Follow these guidelines as you build and submit your portfolio:
- See the detailed instructions for your portfolio type listed in the current AP Art and Design Course and Exam Description. If you don’t follow the instructions, your score report will have a message saying that your score is based on an incomplete or otherwise irregular portfolio.
- Your portfolio may include work you’ve done during this school year or previously, in class or out of class.
- All work in your portfolio must be work created only by you; collaborative works or group projects may not be submitted.
- If you submit work that makes use of photographs, published images, and/or other artists’ works, you must show substantial and significant development beyond duplication. This may be demonstrated through manipulation of the formal qualities, design, and/or concept of the original work.
- Work submitted for the Sustained Investigation section of your portfolio may also be submitted for the Selected Works section, but it doesn’t have to be. Keep in mind that each portfolio section has specific criteria. Each portfolio exam must be unique; do not submit the same work (or details of the work) in more than one portfolio exam.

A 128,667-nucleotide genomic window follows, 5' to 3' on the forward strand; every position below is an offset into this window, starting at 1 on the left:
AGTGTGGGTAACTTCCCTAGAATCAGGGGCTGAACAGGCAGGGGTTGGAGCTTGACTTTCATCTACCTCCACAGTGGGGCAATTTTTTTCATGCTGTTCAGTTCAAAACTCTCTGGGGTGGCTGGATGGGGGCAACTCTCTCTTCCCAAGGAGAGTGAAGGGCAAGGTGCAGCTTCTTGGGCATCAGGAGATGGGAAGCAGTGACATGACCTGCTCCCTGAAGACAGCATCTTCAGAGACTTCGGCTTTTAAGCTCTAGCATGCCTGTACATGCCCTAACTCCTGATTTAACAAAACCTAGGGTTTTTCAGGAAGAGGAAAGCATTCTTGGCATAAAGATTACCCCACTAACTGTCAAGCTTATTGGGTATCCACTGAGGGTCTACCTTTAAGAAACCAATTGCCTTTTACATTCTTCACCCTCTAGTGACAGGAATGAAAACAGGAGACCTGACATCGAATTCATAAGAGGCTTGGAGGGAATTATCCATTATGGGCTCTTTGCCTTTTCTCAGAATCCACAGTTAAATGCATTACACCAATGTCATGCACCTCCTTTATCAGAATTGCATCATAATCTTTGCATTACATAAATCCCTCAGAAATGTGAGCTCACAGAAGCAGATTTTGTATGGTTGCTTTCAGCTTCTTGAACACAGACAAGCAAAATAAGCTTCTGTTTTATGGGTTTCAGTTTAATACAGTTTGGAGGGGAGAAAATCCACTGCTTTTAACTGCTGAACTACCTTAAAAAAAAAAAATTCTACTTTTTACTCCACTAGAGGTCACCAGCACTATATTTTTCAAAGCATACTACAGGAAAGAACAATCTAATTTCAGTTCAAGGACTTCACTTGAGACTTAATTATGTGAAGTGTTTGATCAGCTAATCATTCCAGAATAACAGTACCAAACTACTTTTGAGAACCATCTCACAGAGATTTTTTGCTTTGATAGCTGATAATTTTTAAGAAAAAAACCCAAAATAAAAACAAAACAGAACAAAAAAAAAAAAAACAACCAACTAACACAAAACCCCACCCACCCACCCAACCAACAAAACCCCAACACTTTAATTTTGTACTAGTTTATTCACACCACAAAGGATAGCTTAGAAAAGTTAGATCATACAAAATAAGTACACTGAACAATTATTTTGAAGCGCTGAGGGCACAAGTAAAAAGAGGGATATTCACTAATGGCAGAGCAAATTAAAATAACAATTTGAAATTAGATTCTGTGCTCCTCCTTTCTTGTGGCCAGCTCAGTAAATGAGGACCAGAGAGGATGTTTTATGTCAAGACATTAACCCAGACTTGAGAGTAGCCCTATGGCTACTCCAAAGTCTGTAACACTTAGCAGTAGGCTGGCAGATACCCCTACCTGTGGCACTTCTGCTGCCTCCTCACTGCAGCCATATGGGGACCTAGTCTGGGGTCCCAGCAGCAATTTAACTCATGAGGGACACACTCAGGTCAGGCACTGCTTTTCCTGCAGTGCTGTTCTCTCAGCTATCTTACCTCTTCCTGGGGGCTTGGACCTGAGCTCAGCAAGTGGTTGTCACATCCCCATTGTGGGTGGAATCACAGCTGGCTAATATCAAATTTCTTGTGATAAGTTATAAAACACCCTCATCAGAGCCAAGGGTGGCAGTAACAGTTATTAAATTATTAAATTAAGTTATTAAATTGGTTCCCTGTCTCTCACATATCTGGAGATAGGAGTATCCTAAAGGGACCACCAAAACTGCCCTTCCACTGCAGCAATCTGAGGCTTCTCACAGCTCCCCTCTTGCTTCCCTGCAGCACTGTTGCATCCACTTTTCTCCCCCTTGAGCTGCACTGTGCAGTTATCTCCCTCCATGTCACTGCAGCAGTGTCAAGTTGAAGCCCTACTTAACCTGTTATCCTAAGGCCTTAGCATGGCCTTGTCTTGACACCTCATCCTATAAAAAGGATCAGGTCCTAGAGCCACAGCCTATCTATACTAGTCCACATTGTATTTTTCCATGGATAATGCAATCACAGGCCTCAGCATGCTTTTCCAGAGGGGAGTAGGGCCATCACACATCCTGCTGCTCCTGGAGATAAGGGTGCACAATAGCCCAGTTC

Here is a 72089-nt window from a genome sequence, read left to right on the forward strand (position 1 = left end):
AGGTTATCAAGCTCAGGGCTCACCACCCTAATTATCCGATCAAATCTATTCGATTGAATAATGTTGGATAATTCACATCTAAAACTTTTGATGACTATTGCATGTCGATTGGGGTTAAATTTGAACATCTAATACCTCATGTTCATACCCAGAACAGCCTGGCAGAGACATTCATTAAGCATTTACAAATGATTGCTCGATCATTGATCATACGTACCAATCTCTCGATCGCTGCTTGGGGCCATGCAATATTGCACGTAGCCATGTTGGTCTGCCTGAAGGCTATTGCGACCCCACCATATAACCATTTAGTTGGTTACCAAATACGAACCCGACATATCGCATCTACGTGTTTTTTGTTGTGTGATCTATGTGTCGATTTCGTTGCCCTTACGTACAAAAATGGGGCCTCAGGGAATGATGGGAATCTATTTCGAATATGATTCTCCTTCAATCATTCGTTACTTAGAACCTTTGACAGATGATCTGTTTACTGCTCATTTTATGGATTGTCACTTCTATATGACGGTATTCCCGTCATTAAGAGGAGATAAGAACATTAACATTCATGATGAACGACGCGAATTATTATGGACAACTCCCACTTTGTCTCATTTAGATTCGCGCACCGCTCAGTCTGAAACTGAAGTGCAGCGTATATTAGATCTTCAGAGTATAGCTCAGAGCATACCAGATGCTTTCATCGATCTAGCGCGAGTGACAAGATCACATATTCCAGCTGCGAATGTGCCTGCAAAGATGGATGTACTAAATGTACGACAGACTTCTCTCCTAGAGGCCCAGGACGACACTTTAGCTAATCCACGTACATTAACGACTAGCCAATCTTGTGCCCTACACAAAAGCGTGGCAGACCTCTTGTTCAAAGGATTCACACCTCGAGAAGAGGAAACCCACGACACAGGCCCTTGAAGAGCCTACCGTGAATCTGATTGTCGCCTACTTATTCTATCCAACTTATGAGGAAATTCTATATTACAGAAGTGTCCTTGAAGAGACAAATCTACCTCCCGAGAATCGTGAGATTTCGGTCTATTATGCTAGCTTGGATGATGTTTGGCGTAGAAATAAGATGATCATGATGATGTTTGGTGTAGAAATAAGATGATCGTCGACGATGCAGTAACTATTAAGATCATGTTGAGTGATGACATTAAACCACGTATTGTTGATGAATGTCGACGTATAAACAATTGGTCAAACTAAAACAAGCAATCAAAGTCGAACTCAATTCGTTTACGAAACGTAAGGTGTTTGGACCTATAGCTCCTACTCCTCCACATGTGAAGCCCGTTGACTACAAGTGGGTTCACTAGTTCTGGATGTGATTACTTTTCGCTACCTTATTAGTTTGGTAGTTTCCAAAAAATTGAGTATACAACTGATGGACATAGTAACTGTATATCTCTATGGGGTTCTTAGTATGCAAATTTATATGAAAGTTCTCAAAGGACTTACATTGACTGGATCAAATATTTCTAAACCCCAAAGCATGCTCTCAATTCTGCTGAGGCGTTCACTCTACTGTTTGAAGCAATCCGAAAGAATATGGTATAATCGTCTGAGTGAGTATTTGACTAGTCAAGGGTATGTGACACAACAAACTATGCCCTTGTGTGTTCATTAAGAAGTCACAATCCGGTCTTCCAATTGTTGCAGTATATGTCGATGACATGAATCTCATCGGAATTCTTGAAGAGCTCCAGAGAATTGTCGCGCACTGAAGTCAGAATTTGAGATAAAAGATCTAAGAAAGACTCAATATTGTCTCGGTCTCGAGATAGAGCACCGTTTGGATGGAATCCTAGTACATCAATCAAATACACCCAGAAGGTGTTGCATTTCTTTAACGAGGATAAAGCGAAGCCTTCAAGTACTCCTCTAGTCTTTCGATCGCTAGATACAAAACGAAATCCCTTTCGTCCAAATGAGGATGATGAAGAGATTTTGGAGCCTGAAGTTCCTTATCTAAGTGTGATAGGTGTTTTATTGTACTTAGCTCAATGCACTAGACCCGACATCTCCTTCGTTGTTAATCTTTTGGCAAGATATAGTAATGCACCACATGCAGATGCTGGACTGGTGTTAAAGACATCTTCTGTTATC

- Label all images, including dimensions and media. If you want to include a title or other text, add it after the media. Images should not be named with a title larger than 100 characters and should not have special characters.
It’s unethical, constitutes plagiarism, and often violates copyright law to copy a work of art (even in another medium) that was made by someone else and represent it as your own.
College Board reserves the right to decline to score an AP Art and Design Portfolio Exam or cancel an AP Art and Design Portfolio Exam score when misconduct occurs, such as copying another person’s work.
Overlap Among Portfolio Types
There is possible overlap among the three portfolio types. For instance, a student whose work focuses on 3-D art and design could submit, in their AP 3-D Art and Design Portfolio Exam, drawings and/or 2-D compositions associated with their 3-D work. These could include concept drawings of a sculpture or the floor plan of an architectural structure, for example.
Remember: No work may be duplicated between portfolios.
In planning for and developing your body of portfolio work, you should select a particular focus of 2-D art and design, 3-D art and design, or drawing. As you work, you may make pieces that diverge in format from your selected portfolio type.
For the Sustained Investigation section, portfolio exams are more likely to be successful in terms of the assessment rubric if divergent forms (e.g., 2-D art and design submitted for an AP Drawing Portfolio Exam) are clearly related to the investigation of stated questions.
For the Selected Works section, portfolio exams are more likely to be successful if divergent forms demonstrate synthesis of materials, processes, and ideas using skills related to the designated portfolio type.